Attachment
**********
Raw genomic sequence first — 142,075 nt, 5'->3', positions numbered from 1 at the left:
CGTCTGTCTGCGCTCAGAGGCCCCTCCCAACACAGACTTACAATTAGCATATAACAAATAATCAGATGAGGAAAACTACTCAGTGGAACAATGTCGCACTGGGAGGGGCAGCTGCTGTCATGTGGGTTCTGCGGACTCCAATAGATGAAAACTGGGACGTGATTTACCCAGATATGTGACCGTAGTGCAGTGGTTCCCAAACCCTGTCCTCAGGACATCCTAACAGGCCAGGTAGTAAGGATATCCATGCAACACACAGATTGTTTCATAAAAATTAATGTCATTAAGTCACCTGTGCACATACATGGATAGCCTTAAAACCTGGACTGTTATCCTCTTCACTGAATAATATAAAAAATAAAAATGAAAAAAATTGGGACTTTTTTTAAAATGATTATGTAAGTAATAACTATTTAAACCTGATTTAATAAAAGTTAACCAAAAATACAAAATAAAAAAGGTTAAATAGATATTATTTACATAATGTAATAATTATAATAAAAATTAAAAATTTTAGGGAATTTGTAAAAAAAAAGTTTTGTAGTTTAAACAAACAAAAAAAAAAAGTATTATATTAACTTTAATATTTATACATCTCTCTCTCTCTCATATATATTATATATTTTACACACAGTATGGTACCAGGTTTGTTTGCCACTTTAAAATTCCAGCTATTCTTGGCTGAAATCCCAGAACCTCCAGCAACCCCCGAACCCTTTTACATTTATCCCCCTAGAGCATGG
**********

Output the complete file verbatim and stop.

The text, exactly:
Raw genomic sequence first — 142,075 nt, 5'->3', positions numbered from 1 at the left:
CGTCTGTCTGCGCTCAGAGGCCCCTCCCAACACAGACTTACAATTAGCATATAACAAATAATCAGATGAGGAAAACTACTCAGTGGAACAATGTCGCACTGGGAGGGGCAGCTGCTGTCATGTGGGTTCTGCGGACTCCAATAGATGAAAACTGGGACGTGATTTACCCAGATATGTGACCGTAGTGCAGTGGTTCCCAAACCCTGTCCTCAGGACATCCTAACAGGCCAGGTAGTAAGGATATCCATGCAACACACAGATTGTTTCATAAAAATTAATGTCATTAAGTCACCTGTGCACATACATGGATAGCCTTAAAACCTGGACTGTTATCCTCTTCACTGAATAATATAAAAAATAAAAATGAAAAAAATTGGGACTTTTTTTAAAATGATTATGTAAGTAATAACTATTTAAACCTGATTTAATAAAAGTTAACCAAAAATACAAAATAAAAAAGGTTAAATAGATATTATTTACATAATGTAATAATTATAATAAAAATTAAAAATTTTAGGGAATTTGTAAAAAAAAAGTTTTGTAGTTTAAACAAACAAAAAAAAAAAGTATTATATTAACTTTAATATTTATACATCTCTCTCTCTCTCATATATATTATATATTTTACACACAGTATGGTACCAGGTTTGTTTGCCACTTTAAAATTCCAGCTATTCTTGGCTGAAATCCCAGAACCTCCAGCAACCCCCGAACCCTTTTACATTTATCCCCCTAGAGCATGG